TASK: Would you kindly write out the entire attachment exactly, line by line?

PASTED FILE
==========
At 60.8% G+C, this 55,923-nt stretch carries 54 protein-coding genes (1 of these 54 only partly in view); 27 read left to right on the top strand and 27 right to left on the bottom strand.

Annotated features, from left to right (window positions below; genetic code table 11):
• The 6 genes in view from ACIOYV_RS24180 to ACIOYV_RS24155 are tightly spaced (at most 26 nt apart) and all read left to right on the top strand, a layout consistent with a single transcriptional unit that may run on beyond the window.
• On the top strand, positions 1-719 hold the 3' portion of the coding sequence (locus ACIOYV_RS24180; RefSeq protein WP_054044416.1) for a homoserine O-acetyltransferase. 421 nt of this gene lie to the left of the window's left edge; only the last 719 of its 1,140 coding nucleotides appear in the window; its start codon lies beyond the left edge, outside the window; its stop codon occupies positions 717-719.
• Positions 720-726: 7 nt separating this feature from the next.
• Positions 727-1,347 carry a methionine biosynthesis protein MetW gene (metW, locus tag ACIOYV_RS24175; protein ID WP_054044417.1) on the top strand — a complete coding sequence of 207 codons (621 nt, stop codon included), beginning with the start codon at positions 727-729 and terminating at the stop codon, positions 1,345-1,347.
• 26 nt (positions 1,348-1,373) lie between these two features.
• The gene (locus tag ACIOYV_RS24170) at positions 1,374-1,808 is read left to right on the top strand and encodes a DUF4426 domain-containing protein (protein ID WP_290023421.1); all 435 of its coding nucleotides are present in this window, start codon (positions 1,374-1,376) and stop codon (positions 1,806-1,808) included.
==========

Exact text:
At 60.8% G+C, this 55,923-nt stretch carries 54 protein-coding genes (1 of these 54 only partly in view); 27 read left to right on the top strand and 27 right to left on the bottom strand.

Annotated features, from left to right (window positions below; genetic code table 11):
• The 6 genes in view from ACIOYV_RS24180 to ACIOYV_RS24155 are tightly spaced (at most 26 nt apart) and all read left to right on the top strand, a layout consistent with a single transcriptional unit that may run on beyond the window.
• On the top strand, positions 1-719 hold the 3' portion of the coding sequence (locus ACIOYV_RS24180; RefSeq protein WP_054044416.1) for a homoserine O-acetyltransferase. 421 nt of this gene lie to the left of the window's left edge; only the last 719 of its 1,140 coding nucleotides appear in the window; its start codon lies beyond the left edge, outside the window; its stop codon occupies positions 717-719.
• Positions 720-726: 7 nt separating this feature from the next.
• Positions 727-1,347 carry a methionine biosynthesis protein MetW gene (metW, locus tag ACIOYV_RS24175; protein ID WP_054044417.1) on the top strand — a complete coding sequence of 207 codons (621 nt, stop codon included), beginning with the start codon at positions 727-729 and terminating at the stop codon, positions 1,345-1,347.
• 26 nt (positions 1,348-1,373) lie between these two features.
• The gene (locus tag ACIOYV_RS24170) at positions 1,374-1,808 is read left to right on the top strand and encodes a DUF4426 domain-containing protein (protein ID WP_290023421.1); all 435 of its coding nucleotides are present in this window, start codon (positions 1,374-1,376) and stop codon (positions 1,806-1,808) included.